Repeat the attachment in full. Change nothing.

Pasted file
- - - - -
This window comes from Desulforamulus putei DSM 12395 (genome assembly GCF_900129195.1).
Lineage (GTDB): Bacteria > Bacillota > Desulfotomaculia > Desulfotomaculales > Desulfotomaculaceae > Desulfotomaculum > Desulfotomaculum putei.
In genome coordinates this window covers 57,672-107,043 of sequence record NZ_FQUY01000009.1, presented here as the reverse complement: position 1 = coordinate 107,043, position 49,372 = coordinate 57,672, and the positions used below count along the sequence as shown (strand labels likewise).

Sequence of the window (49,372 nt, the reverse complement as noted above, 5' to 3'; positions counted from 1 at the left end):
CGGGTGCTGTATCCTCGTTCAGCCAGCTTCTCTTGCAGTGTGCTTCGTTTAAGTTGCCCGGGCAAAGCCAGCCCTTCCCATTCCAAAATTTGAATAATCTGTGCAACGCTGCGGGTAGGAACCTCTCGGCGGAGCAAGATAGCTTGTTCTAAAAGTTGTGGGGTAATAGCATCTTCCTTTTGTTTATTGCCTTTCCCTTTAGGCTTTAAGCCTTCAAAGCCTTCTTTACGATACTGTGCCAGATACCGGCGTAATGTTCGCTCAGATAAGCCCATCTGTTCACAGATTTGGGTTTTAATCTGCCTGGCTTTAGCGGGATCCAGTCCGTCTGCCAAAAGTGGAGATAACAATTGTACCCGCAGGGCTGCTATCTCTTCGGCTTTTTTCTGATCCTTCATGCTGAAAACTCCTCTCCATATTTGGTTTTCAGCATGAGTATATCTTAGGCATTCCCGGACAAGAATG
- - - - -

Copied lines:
This window comes from Desulforamulus putei DSM 12395 (genome assembly GCF_900129195.1).
Lineage (GTDB): Bacteria > Bacillota > Desulfotomaculia > Desulfotomaculales > Desulfotomaculaceae > Desulfotomaculum > Desulfotomaculum putei.
In genome coordinates this window covers 57,672-107,043 of sequence record NZ_FQUY01000009.1, presented here as the reverse complement: position 1 = coordinate 107,043, position 49,372 = coordinate 57,672, and the positions used below count along the sequence as shown (strand labels likewise).

Sequence of the window (49,372 nt, the reverse complement as noted above, 5' to 3'; positions counted from 1 at the left end):
CGGGTGCTGTATCCTCGTTCAGCCAGCTTCTCTTGCAGTGTGCTTCGTTTAAGTTGCCCGGGCAAAGCCAGCCCTTCCCATTCCAAAATTTGAATAATCTGTGCAACGCTGCGGGTAGGAACCTCTCGGCGGAGCAAGATAGCTTGTTCTAAAAGTTGTGGGGTAATAGCATCTTCCTTTTGTTTATTGCCTTTCCCTTTAGGCTTTAAGCCTTCAAAGCCTTCTTTACGATACTGTGCCAGATACCGGCGTAATGTTCGCTCAGATAAGCCCATCTGTTCACAGATTTGGGTTTTAATCTGCCTGGCTTTAGCGGGATCCAGTCCGTCTGCCAAAAGTGGAGATAACAATTGTACCCGCAGGGCTGCTATCTCTTCGGCTTTTTTCTGATCCTTCATGCTGAAAACTCCTCTCCATATTTGGTTTTCAGCATGAGTATATCTTAGGCATTCCCGGACAAGAATG